WASHINGTON – Some investors mysteriously bailed out on an Australian drug company three days before its stock price collapsed, but Rep. Chris Collins, his son, his daughter and his chief of staff didn't do that, Collins' office said.
Asked whether Collins' son Cameron, his daughter Caitlin or chief of staff Michael Hook sold any of their Innate Immunotherapeutics stock last Friday – when an unusually large number of shares were traded in the United States – or in the preceding weeks, Collins spokeswoman Sarah Minkel said they had not.
"Neither Chris Collins, Caitlin Collins nor Michael Hook have sold shares prior, during or after Innate's recent stock halt," Minkel said, referring to a halt in trading that was called on the Australian Securities Exchange on Friday. "Cameron Collins has liquidated all his shares after the stock halt was lifted, suffering a substantial financial loss."
Caitlin Collins and Michael Hook – like the congressman and his son – likely will take a severe financial loss, too, now that the value of Innate's stock has collapsed.
After reaching a peak of $1.53 in over-the-counter trading in the United States in January, Innate's share price fell to 55 cents as of last Friday, when 1.8 million shares were traded in U.S. over-the-counter stock sales while trading in the stock was suspended in Australia. That's more Innate shares than were traded in the previous 27 trading days combined.
Trading in the stock remained suspended in Australia on Monday, but it continued in the United States, with another 1.4 million shares changing hands.
Then on Monday night – Tuesday morning Australia time – Innate announced that MIS416, its promising new drug for multiple sclerosis, failed in clinical trials. That prompted U.S. shareholders to dump 8.8 million shares in a day, driving the stock's price down to a measly 3.5 cents a share in American trading on Tuesday, the day Cameron Collins sold his shares.
The stock rebounded a bit in U.S. trading Wednesday, finishing at 6 cents a share.
Cameron Collins, now 24, acquired the shares as a gift from his father in 2005, as did Caitlin, who is now 26.
"It was purchased with the children's money at Chris' direction," Minkel said.
Collins, R-Clarence, owns 16.8 percent of the company's stock.
Sources close to the congressman said he lost about $5 million that he invested in the company over the years, but on paper, his losses appear much greater.
Comparing the value of Collins' stock on Tuesday to what it was just before its price crash, Bloomberg News estimated Collins was out $16.7 million. And Statnews, another business news site, calculated his loss as if he had sold his shares when it had reached its peak price – and said he was out $44 million.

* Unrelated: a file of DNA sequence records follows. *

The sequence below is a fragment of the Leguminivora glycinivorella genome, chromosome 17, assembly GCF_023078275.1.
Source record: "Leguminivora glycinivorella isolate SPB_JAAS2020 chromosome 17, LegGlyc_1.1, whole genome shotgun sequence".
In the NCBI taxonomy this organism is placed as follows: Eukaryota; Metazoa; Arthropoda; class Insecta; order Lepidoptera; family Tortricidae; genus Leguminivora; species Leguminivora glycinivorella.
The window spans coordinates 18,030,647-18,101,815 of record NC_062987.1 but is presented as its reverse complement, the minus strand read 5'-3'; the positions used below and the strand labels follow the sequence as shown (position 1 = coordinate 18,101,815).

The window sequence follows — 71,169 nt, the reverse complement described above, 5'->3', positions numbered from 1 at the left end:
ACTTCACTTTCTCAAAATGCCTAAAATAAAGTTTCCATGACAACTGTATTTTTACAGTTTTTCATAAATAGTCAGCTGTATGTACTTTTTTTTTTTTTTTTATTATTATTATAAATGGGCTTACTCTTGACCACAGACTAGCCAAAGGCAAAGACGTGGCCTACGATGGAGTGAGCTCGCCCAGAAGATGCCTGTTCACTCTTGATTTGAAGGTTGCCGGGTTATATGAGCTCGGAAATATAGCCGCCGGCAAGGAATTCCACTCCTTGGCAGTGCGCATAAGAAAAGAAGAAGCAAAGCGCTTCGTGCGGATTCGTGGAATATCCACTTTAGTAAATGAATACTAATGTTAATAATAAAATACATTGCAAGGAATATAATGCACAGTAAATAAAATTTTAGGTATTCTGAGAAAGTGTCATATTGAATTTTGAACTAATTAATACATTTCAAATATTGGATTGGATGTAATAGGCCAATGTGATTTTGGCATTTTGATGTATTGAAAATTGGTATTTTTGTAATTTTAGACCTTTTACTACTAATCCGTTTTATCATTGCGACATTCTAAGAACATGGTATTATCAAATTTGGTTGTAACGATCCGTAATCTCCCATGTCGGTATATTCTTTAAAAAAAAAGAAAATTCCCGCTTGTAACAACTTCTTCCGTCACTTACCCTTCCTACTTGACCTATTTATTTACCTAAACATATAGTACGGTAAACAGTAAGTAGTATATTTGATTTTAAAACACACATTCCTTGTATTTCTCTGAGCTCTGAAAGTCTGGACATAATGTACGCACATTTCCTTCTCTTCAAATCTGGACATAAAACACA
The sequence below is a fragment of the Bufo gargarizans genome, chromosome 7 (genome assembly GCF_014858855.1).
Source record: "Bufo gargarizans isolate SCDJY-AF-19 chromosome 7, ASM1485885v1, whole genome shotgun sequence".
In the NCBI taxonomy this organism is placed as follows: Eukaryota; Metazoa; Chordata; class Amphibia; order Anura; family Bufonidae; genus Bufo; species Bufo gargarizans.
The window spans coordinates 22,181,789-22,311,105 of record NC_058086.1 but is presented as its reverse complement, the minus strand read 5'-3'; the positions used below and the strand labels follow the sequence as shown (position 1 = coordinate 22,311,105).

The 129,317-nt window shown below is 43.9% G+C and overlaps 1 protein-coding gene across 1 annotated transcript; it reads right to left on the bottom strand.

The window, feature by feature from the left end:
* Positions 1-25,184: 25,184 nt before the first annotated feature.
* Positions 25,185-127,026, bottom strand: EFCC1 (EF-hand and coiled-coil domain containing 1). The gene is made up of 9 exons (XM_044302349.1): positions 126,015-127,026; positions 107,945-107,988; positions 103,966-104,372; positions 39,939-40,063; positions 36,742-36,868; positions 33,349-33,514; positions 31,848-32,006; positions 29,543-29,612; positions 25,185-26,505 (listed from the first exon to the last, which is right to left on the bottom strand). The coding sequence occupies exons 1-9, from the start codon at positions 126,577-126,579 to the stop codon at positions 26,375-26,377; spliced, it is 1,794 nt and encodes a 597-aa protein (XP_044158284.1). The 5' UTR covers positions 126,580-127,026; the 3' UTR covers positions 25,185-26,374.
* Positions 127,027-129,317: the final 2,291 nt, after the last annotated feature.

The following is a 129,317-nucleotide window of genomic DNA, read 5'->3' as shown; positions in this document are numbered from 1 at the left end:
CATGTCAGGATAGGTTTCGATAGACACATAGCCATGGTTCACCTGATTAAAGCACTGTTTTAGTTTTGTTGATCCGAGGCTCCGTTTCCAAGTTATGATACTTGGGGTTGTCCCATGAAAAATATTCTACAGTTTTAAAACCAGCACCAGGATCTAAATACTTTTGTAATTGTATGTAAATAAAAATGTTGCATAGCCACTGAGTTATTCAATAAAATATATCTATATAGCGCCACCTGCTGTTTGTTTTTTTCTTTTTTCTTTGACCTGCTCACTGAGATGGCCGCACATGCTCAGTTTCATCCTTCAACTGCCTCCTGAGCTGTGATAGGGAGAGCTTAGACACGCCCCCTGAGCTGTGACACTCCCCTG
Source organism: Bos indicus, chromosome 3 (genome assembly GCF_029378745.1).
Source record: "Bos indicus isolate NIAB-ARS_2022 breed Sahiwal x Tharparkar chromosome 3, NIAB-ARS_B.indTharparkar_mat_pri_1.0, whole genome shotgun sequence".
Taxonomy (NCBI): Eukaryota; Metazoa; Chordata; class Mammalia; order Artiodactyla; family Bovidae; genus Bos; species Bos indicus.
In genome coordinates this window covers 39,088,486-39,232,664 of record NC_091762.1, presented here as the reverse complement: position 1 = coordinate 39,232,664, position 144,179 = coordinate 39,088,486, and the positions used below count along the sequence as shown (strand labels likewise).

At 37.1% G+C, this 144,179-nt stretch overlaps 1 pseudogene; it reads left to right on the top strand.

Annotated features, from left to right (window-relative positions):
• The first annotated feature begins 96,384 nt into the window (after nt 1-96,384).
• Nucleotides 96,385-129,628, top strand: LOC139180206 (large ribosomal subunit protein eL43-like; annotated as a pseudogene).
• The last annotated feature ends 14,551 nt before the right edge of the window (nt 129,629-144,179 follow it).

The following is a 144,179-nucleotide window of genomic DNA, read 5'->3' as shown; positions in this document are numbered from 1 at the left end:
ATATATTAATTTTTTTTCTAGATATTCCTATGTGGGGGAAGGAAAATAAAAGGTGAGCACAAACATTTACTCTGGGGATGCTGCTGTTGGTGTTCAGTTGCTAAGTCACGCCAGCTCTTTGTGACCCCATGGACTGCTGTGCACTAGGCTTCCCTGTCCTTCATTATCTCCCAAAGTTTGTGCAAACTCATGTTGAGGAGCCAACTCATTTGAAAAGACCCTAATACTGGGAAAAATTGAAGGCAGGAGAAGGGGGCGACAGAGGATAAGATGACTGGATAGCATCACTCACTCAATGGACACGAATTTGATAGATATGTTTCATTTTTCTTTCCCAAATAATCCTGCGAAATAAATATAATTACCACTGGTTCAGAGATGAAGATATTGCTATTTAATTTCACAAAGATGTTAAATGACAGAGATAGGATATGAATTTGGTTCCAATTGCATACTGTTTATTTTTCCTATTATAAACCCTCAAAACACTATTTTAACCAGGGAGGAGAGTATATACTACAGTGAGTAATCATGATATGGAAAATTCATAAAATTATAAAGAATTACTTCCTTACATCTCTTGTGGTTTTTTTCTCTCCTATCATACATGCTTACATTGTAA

Meanwhile, Caitlin and Cameron Collins each owned a 2.3 percent share the last time the company updated the list of its top 20 investors on its website. Hook was listed as owning 0.61 percent of the company's stock.
On June 21, Innate issued an optimistic press release saying it had received clearance to begin clinical trials in the United States. The stock sell-0ff began only two days later, three days before the company announced the failure of its drug.
That unusual chain of events has led some investors to question whether Innate was part of an illegal "pump and dump" scheme, whereby a company touts good news to boost its stock price before delivering far worse news a few days later, allowing some investors to cut their losses.
It's still unclear whether some of Innate's investors may have done that, or who they were.
Five Republican members of the House – Reps. Markwayne Mullin of Oklahoma, Billy Long of Missouri, Doug Lamborn of Colorado and Mike Conaway and John Culberson of Texas – bought Innate stock earlier this year nearer its peak price and may have lost much of their investment.
Then again, they may have sold before the stock collapsed. Press secretaries for those congressmen failed to return emails seeking answers about their Innate investments on Wednesday.
If those lawmakers sold their Innate stock, that information will become public eventually. Under a 2012 law written by Rep. Louise M. Slaughter, D-Fairport, all members of Congress have to publicly report their stock transactions within 45 days.